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Research Proves These Foods Are Just As Addictive as Drugs

Being a "chocoholic" or carb addict isn't just in your head.

If it seems like you can't open a bag of potato chips without eating every single one or crave pizza and cookies with as much intensity as a smoker craves a cigarette, you could have a legitimate addiction. Some people chalk up eating junk food regularly to poor habits or a lack of self-control, but new research points to the existence of food addiction.

Nicole Avena, Ph.D., neuroscientist at Mount Sinai St. Luke's Hospital in New York, has researched the science behind addiction. In a feature story for the September issue of National Geographic magazine titled "The Addicted Brain," Dr. Avena and other researchers have discovered that people can become hooked on foods in the same way drug addicts itch for their next fix.

Although the Diagnostic and Statistical Manual of Mental Disorders (DSM) doesn't list food addiction as a disorder, it does recognize another behavioral addiction: gambling. Like gambling, junk food has effects on the brain's reward system, which is believed to lead to a behavioral addiction.

"Food addiction can be hard to define because it hasn't been established as a medical condition by the medical community yet," Dr. Avena explains. "However, individuals who feel that they might have an addiction to food can look out for certain signs, such as spending an excessive amount of time thinking about food or eating, bingeing, withdrawal signs when they deny themselves from junk food, and cravings that may interfere with their ability to fulfill work, school or home obligations."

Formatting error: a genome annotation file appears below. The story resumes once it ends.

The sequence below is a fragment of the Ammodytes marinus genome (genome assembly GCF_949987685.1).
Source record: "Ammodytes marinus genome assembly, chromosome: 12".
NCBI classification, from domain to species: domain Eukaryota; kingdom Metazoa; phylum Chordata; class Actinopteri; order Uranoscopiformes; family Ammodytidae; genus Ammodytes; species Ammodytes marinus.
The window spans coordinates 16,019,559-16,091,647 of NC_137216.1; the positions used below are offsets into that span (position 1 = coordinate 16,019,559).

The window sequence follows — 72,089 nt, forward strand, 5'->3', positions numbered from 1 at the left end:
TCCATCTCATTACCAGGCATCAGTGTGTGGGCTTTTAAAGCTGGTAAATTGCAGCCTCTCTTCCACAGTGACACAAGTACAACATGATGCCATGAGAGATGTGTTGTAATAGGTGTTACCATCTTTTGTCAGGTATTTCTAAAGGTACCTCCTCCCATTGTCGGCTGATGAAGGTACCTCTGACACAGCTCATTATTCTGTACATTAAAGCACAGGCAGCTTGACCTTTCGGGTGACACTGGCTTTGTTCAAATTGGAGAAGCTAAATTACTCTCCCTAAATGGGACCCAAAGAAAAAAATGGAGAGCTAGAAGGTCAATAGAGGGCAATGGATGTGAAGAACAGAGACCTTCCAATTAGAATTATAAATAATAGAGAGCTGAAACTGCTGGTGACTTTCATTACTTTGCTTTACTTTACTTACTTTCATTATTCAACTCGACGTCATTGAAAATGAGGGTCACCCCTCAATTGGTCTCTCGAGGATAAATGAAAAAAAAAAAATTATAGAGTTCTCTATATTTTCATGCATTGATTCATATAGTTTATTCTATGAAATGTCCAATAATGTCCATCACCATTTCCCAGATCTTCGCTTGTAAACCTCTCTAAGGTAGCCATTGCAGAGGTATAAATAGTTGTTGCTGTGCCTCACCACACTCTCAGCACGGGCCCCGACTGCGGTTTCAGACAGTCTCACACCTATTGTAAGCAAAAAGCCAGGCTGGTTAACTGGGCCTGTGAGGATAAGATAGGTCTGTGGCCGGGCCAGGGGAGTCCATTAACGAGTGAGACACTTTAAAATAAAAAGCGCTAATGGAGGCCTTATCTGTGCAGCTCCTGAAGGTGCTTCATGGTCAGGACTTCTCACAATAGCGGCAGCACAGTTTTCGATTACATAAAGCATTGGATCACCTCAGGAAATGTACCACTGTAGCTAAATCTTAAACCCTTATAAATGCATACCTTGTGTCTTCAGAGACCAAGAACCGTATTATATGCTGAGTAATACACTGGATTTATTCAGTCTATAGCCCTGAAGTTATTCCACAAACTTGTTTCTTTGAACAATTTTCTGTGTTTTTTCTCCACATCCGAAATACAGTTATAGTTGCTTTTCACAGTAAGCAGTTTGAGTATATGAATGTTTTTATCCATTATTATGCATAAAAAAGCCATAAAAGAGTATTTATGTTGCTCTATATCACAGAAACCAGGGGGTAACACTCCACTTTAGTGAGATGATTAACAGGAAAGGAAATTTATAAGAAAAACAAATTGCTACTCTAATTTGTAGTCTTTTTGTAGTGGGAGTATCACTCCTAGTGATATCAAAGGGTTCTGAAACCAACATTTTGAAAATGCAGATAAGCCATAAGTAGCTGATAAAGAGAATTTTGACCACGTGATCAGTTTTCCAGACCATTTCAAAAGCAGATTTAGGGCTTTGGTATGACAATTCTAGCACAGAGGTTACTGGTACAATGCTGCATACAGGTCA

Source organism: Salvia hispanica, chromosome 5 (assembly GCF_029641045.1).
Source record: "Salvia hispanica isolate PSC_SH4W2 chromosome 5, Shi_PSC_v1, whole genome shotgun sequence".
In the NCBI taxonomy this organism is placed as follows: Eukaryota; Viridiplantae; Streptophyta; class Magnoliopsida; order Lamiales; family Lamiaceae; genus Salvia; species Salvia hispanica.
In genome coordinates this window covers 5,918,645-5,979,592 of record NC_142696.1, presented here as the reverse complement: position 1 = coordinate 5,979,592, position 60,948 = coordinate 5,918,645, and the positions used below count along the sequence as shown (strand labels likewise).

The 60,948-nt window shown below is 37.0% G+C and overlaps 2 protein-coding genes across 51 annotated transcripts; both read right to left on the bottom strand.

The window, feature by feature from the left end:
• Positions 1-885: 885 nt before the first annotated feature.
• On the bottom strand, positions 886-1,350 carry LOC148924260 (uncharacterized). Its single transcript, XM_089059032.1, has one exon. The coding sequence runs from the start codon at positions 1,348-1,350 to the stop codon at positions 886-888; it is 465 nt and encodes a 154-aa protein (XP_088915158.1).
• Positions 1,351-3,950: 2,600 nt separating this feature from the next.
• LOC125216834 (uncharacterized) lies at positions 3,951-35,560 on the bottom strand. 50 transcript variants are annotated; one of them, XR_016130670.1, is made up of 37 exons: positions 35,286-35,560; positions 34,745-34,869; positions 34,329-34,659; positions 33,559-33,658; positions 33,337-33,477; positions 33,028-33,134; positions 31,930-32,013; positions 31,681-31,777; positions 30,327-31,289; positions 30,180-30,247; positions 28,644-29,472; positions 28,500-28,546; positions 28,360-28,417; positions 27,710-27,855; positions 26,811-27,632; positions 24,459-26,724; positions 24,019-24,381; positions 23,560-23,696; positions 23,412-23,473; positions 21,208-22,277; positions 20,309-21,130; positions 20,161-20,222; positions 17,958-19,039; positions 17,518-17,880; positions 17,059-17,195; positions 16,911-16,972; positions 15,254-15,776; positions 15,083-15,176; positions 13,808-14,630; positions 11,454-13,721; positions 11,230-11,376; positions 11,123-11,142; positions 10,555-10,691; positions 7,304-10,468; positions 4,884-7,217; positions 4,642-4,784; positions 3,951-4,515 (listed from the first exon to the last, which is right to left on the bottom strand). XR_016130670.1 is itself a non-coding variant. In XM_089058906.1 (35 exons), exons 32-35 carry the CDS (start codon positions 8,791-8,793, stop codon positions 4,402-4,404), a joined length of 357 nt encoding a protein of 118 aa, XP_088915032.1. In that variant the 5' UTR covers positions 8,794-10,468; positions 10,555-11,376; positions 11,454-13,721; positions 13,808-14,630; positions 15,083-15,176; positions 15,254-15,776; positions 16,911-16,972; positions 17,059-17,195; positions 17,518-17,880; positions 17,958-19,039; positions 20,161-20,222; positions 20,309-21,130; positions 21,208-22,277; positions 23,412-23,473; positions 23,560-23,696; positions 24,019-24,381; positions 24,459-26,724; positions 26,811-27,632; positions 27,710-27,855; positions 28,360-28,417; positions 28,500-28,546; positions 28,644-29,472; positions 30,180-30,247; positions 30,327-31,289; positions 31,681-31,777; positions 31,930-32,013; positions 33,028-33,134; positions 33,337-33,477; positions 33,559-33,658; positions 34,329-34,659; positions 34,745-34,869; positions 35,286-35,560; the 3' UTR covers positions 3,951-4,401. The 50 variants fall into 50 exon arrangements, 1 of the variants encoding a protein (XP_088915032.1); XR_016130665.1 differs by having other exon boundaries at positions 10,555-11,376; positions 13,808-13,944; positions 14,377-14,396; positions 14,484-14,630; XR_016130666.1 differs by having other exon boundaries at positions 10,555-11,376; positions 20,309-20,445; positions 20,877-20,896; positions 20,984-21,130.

Processed Food is Like a Drug

Since people tend to crave foods that are higher in sugar and refined carbohydrates, it comes as no surprise that these were the types of foods researchers found to be the most addictive. Dr. Avena says her research found that foods that are more highly processed are more likely to be addictive,

"We found that pizza was the most addictive, followed by chocolate, chips, and cookies," she says. "In addition, we found that foods that had a higher glycemic load, and those high in fat, were more likely to be addictive. As to why these foods are most addictive, it has to do with the fact that they can affect the brain reward systems in a way that can produce changes in the brain that resemble what one would see with a drug, like alcohol or nicotine."

Although it's important to eat these types of food in moderation, it may be physically impossible for someone with a food addiction to control themselves around their favorite takeout and snack foods.

How to Treat Food Addiction

If you find that food is taking over your life and making you unhappy, it may be time to seek treatment before more severe medical conditions arise such as obesity or diabetes. Some people may be unsure of how to seek treatment since food addiction hasn't been an established medical condition. But there are courses of treatment that have been successful, Dr. Avena explains, such as 12-step programs that focus on food addiction, nutritional counseling, or even pharmacology in some cases.

"If you have concerns or eating behaviors, it is always a good idea to talk to your primary care physician, as they can often guide you on the best first steps to take," she says. "Food addiction is a bit different for everyone, so there needs to be individualized treatments."

Sometimes, downing an entire bag of potato chips or devouring a whole pizza isn't just an unhealthy habit; it could be the sign of a larger issue. If you think you may be living with a food addiction, be sure to talk to your doctor and seek treatment.